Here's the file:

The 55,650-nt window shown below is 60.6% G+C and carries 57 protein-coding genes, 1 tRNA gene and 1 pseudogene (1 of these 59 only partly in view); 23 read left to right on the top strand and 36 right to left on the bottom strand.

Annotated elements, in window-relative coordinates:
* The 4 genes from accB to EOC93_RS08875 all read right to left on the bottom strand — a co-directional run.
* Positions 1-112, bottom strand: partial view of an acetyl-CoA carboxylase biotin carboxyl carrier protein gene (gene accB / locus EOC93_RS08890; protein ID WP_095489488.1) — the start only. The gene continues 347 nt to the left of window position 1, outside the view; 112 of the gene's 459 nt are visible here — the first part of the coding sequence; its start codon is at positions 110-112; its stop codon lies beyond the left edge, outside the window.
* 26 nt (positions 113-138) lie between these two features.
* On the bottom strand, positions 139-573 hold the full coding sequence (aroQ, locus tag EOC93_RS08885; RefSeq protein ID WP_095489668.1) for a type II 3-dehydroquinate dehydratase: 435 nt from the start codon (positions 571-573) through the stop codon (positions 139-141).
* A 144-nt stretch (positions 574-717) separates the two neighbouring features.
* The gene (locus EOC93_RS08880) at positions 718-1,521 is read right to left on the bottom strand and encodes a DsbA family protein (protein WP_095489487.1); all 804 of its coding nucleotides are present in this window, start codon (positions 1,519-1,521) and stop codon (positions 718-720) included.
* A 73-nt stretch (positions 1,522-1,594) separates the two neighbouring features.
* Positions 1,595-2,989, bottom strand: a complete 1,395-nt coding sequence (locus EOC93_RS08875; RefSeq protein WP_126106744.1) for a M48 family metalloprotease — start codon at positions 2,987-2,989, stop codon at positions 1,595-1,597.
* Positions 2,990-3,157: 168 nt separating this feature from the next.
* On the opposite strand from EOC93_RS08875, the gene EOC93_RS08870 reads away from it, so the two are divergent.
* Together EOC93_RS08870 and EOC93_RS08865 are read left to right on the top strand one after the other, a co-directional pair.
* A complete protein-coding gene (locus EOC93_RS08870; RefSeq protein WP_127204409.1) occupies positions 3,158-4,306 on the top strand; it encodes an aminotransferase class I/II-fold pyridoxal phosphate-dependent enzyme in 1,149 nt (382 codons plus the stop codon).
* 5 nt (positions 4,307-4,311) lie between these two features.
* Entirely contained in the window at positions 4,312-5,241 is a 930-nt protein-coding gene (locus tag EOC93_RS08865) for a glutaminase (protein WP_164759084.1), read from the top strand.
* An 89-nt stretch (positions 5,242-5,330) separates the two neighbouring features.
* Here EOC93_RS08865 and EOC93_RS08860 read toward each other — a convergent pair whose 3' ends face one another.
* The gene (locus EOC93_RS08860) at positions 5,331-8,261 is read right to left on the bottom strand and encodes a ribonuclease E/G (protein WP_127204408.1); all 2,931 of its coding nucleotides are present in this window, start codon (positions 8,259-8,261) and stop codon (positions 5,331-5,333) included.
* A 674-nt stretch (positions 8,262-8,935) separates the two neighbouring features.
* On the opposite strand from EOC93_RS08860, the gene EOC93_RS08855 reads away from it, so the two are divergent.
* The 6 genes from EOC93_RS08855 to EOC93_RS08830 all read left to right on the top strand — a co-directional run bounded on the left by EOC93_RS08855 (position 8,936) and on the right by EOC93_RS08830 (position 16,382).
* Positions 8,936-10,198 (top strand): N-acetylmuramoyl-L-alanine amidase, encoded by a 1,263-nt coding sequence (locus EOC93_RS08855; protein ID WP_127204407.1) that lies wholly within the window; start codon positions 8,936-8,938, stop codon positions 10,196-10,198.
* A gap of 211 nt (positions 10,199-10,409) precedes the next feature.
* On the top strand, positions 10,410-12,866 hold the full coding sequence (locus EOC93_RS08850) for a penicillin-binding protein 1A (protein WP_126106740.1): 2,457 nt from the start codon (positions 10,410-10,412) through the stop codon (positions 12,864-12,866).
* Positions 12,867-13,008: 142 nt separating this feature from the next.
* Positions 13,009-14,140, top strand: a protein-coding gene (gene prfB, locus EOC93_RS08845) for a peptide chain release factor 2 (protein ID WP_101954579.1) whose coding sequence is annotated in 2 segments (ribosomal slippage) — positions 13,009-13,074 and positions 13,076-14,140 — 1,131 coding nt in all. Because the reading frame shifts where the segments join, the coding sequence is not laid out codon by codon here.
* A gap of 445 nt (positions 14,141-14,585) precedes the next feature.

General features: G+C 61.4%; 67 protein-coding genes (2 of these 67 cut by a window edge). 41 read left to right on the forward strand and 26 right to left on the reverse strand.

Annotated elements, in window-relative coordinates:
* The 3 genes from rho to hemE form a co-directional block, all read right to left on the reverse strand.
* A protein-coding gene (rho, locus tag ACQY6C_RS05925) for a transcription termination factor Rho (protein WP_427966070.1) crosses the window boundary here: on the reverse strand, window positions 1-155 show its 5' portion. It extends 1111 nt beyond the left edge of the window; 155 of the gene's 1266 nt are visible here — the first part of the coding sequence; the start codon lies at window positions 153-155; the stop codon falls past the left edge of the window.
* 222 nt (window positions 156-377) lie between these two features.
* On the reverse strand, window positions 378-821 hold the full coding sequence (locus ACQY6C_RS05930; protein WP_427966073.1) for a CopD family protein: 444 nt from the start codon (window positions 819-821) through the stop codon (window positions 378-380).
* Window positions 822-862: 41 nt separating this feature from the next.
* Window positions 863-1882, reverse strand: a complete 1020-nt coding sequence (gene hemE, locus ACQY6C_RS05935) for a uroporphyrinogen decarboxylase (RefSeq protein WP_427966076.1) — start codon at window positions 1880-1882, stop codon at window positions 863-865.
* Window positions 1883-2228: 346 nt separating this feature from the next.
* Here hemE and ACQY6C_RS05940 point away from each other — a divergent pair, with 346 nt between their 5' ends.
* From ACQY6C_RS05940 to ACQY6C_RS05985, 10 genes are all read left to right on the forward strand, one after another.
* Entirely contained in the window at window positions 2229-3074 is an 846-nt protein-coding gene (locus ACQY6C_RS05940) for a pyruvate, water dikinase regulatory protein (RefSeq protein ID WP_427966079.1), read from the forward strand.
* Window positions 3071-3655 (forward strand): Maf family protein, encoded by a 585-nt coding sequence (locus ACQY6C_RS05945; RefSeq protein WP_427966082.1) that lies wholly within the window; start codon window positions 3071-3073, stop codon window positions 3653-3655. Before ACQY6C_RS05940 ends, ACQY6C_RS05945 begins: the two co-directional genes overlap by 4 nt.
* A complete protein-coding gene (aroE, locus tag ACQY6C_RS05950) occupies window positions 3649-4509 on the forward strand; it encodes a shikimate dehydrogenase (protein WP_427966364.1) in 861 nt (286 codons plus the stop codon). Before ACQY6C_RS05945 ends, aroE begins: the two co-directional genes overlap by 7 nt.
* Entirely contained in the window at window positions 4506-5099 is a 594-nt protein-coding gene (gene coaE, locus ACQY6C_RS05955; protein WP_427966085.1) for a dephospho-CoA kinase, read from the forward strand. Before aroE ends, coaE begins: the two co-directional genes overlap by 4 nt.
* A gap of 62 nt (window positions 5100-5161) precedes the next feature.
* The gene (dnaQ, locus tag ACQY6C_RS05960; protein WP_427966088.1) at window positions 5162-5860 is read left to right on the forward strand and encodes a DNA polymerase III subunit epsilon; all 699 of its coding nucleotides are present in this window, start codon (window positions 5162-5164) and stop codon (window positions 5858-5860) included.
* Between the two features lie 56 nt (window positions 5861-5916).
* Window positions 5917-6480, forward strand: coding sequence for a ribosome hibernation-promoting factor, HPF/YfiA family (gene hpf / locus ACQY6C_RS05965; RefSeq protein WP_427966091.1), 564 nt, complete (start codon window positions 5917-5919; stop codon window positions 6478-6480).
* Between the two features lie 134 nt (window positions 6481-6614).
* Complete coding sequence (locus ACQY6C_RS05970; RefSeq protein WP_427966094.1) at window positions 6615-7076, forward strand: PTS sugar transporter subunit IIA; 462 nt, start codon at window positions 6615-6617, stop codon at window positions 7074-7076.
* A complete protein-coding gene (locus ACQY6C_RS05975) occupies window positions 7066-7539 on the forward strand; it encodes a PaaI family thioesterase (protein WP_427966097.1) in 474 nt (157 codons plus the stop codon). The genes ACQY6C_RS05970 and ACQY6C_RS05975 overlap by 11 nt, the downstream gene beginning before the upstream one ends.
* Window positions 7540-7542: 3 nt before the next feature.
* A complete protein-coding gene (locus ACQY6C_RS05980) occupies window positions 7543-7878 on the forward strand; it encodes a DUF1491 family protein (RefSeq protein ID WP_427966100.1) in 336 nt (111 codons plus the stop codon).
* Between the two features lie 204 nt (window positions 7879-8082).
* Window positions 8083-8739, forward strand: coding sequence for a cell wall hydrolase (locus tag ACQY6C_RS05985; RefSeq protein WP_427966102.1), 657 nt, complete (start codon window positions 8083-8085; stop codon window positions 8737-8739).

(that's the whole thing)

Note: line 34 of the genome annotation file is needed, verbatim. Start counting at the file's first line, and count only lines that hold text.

* On the reverse strand, window positions 378-821 hold the full coding sequence (locus ACQY6C_RS05930; protein WP_427966073.1) for a CopD family protein: 444 nt from the start codon (window positions 819-821) through the stop codon (window positions 378-380).